Horse's neck

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Horse's neck
IBA official cocktail
Base spirit
ServedOn the rocks: poured over ice
Standard garnishLong spiral of lemon zest
Standard drinkware
Highball glass
IBA specified
PreparationPour brandy and ginger ale directly into highball glass with ice cubes. Stir gently. Garnish with lemon zest. If desired, add dashes of Angostura Bitter.
Horse's neck recipe at International Bartenders Association

A horse's neck is an American cocktail recognised by the International Bartenders Association (IBA), identifiably sporting a long, curling strip of lemon rind.[1]


It is made with brandy (or sometimes bourbon) and ginger ale, with a long spiral of lemon peel draped over the edge of an old fashioned glass or a highball glass. A similar Canadian drink, the rye and ginger, is made with Canadian whisky and ginger ale.


Dating back to at least the 1900s, it was a non-alcoholic mixture of ginger ale, ice and lemon peel.[2] By the 1910s, brandy, or bourbon would be added for a "horse's neck with a kick" or a "stiff horse's neck." The non-alcoholic version was still served in upstate New York in the late 1950s and early 60s, but eventually it was phased out. IBA classifies this drink as a long drink.

Franklin Roosevelt occasionally consumed this drink in its non-alcoholic form. According to the head of FDR's Secret Service personal protection detail, “Whenever he [the President] was in a gathering where there was prolonged drinking he would ask for a ‘horse’s neck,’ a drink made of ginger ale, lemon peel, and no alcohol.”[3]

Horse's neck in popular culture[edit]

In the 1934 film The Captain Hates the Sea, Alison Skipworth's character craves a horse's neck, when Fred Keating's character tries to stop her, she says, "...I'm a lone wolf and it's my night to howl" then tells the waiter " sure to add a big horse, Charley". The disgruntled bartender then takes a lemon and begins to peel it, muttering "...around, and around, and around, for that cock-eyed Horse's Neck."[4]

In the 1935 musical film Top Hat, Madge (Helen Broderick) tries to order a drink in Italian but gives up and says "horse's neck".

In the 1935 film No Limit, starring George Formby as George Shuttleworth, George accidentally orders a horse's neck at the bar in the steam packet ferry en route to the Isle of Man. He originally tries to order a lemonade but becomes confused and begins to repeat the orders of other passengers in a bid to be noticed by the barman who is studiously ignoring George at the busy bar.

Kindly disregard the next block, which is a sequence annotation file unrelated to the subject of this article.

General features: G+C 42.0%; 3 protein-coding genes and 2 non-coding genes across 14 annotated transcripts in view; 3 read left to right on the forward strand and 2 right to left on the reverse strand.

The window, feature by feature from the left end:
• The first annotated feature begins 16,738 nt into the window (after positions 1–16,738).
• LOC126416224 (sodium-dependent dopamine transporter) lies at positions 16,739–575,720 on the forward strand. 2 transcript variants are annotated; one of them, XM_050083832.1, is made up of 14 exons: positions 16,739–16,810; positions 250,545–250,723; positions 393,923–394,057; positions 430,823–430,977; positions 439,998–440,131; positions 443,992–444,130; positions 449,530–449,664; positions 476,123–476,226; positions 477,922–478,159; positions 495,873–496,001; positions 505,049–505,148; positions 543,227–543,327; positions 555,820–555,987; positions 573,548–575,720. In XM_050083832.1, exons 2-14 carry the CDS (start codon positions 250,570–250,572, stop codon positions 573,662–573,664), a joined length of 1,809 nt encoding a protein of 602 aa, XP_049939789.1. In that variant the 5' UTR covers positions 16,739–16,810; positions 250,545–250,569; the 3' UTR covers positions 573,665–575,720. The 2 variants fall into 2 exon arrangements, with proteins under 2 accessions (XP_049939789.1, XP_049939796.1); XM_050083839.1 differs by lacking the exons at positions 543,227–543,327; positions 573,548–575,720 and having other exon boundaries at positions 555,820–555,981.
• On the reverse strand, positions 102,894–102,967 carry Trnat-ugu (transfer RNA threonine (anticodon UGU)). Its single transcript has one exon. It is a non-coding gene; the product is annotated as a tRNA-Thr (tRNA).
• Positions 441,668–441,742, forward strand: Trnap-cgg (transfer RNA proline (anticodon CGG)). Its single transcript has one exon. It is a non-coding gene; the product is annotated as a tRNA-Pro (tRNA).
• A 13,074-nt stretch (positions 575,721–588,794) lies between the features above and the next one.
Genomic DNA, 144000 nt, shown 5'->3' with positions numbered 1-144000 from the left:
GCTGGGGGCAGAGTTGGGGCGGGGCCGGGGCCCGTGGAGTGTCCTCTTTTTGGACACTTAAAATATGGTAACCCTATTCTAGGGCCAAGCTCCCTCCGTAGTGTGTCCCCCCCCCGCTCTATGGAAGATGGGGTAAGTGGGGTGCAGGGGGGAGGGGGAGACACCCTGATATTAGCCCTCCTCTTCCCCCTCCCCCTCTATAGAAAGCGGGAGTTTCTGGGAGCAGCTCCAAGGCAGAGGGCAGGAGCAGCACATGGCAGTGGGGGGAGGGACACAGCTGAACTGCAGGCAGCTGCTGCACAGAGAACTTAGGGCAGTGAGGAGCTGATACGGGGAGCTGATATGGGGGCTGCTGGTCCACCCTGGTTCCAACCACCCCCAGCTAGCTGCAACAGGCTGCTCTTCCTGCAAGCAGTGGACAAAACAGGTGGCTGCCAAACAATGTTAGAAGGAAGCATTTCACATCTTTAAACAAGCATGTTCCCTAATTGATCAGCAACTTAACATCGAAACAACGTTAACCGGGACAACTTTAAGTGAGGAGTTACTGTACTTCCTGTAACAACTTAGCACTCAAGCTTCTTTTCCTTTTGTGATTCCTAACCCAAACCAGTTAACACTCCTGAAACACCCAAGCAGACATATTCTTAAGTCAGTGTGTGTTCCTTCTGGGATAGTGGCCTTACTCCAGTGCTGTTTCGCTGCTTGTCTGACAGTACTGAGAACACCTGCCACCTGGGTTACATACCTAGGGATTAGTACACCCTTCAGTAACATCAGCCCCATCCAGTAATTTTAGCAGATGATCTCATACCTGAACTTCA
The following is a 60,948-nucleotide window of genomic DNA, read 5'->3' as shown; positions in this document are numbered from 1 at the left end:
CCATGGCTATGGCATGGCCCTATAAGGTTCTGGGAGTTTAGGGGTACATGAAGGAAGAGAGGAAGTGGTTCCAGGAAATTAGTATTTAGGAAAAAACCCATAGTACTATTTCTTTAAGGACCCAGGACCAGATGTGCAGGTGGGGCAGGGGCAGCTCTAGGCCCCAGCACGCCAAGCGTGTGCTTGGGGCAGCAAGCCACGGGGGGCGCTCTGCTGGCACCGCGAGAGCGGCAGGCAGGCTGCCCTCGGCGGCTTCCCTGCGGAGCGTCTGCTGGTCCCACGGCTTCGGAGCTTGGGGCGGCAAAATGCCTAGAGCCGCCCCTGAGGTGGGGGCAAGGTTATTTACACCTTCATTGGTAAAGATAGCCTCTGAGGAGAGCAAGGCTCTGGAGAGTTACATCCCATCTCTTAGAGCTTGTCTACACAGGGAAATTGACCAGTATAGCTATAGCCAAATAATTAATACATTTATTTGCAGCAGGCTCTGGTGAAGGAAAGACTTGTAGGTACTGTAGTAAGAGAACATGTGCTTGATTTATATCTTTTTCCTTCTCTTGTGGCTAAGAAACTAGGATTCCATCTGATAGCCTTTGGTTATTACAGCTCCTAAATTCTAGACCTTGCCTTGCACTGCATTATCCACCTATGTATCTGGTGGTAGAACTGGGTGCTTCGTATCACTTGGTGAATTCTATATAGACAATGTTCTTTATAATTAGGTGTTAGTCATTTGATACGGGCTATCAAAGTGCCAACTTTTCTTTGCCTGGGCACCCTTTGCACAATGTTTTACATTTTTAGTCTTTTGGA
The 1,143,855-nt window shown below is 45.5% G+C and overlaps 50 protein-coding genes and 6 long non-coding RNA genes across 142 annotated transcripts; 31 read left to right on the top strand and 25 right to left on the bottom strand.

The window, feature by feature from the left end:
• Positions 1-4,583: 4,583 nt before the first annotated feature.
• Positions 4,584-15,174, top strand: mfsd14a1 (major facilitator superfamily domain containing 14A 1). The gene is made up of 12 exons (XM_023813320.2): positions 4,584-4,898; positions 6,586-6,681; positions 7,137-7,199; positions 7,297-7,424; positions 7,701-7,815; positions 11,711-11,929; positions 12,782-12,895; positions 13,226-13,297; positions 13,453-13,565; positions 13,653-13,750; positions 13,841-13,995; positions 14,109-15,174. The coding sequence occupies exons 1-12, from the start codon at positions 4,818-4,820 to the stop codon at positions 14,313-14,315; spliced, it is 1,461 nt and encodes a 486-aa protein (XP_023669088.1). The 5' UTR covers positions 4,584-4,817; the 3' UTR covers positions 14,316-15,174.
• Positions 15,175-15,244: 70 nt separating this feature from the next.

In the 1937 crime-adventure novel Challenge featuring gentleman adventurer Bull-Dog Drummond, Drummond's friend Algy Longworth – suffering from a hangover – requests a breakfast cocktail of his butler: "Beneath this outer husk, conditions are poor--very poor... I could do with a horse's neck."

The non-alcoholic version of the drink is referenced in at least two film noir movies from 1950: In a Lonely Place with Humphrey Bogart, in which Martha Stewart—playing the hat-check girl—states that adding a twist of lemon to ginger ale is called a "horse's neck"; and Outside the Wall, in which Dorothy Hart tells Richard Basehart the two ingredients that compose the cocktail.

The horse's neck became popular in the wardrooms of the Royal Navy in the 1960s, displacing Pink Gin as the officers' signature drink. An early reference to this is made in the 1957 film Yangtse Incident, in which a naval officer is shown drinking a horse's Neck in 1949. At naval cocktail parties (CTPs), it used to be served by the mess stewards ready-mixed in glass jugs, alongside similar jugs of mixed gin and tonic, with the request "H-N or G&T, sir?"

In the 1980s British Series "Partners in Crime" based on the Agatha Christie Tommy and Tuppence mysteries, in the episode "The Crackler," Tuppence is particularly eager to try the Horse's Neck, and has several.

At the end of the 1988 film Return of the Living Dead Part II, the character Doc Mandel asks the pre-teen character Jesse Wilson if he has ever had a horse's neck, to which he replies "No."[5]

See also[edit]


  1. ^ Morgenthaler, Jeffrey (June 3, 2014). The Bar Book: Elements of Cocktail Technique. Chronicle Books. ISBN 978-1452130279.
  2. ^ Felten, Eric (March 1, 2009). How's Your Drink?: Cocktails, Culture, and the Art of Drinking Well. Agate Publishing. p. 88. ISBN 978-1572846128. Retrieved 27 June 2017.
  3. ^ Reilly, Michael (1947). Reilly of the White House (1st ed.). New York: Simon and Schuster. p. 58.
  4. ^ "The Captain Hates the Sea (1934) Movie Script | Subs like Script".
  5. ^ "Return of the Living Dead II (1988) Movie Script | Subs like Script".